Apart from actually performing computations, one of the most difficult quantum computing challenges is getting qubits to scale.
A Japanese team has published what it believes is a solution to the problem of scale. Quantum gates are complex creatures with many more components than their classical equivalents, so instead of trying to cram enough gates into a small space to perform calculations, the University of Tokyo proposal is to send photons around in a ring, re-using one gate to act on different photons in turn.
(By now, greybearded and defeated Token Ring partisans are wiping away nostalgic tears and thinking “we were too soon”.)
If need be, the light pulses can travel around the loop indefinitely, according to professor Akira Furusawa and assistant professor Shuntaro Takeda, who came up with the scheme, without losing the quantum information they carry.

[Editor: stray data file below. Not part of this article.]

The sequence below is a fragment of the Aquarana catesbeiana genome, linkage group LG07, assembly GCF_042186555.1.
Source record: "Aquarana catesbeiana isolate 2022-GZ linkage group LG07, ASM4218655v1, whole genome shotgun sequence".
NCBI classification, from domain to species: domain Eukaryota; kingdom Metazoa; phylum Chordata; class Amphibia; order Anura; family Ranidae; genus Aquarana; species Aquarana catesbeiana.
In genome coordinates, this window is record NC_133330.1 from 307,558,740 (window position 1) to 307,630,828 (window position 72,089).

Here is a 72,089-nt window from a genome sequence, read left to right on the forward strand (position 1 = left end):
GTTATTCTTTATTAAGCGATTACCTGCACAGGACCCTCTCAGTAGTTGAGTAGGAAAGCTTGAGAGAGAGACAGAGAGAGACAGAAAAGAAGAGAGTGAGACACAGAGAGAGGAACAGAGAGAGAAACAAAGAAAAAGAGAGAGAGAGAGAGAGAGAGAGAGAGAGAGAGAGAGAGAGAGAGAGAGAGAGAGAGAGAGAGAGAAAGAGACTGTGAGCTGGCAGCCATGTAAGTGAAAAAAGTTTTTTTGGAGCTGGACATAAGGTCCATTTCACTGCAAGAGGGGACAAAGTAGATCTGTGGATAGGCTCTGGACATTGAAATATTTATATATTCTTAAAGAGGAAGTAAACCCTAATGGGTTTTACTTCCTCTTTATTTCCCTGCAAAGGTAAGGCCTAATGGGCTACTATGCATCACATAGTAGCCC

Because of this, the pair make a fairly bold claim:
“This approach potentially enables scalable, universal, and fault tolerant quantum computing, which is hard to achieve by either qubit or CV [continuous variable – El Reg] scheme alone.”
The Furusawa/Takeda loop-based quantum architecture
In a media release (here) Professor Furusawa says his team is working on automating the error-correction process. The release adds that his previous optical-based quantum computing system needed 6.3m2 and 500 mirrors and lenses, and could only handle a single pulse at a time.
Furusawa's paper notes that the gate sequence is electrically programmed, making it fast, and it notes that “all the basic building blocks of our architecture are already available”, meaning the work should be replicable.
Furusawa said in the canned statement: "We’ll start work to develop the hardware, now that we’ve resolved all problems except how to make a scheme that automatically corrects a calculation error." Good luck with that. ®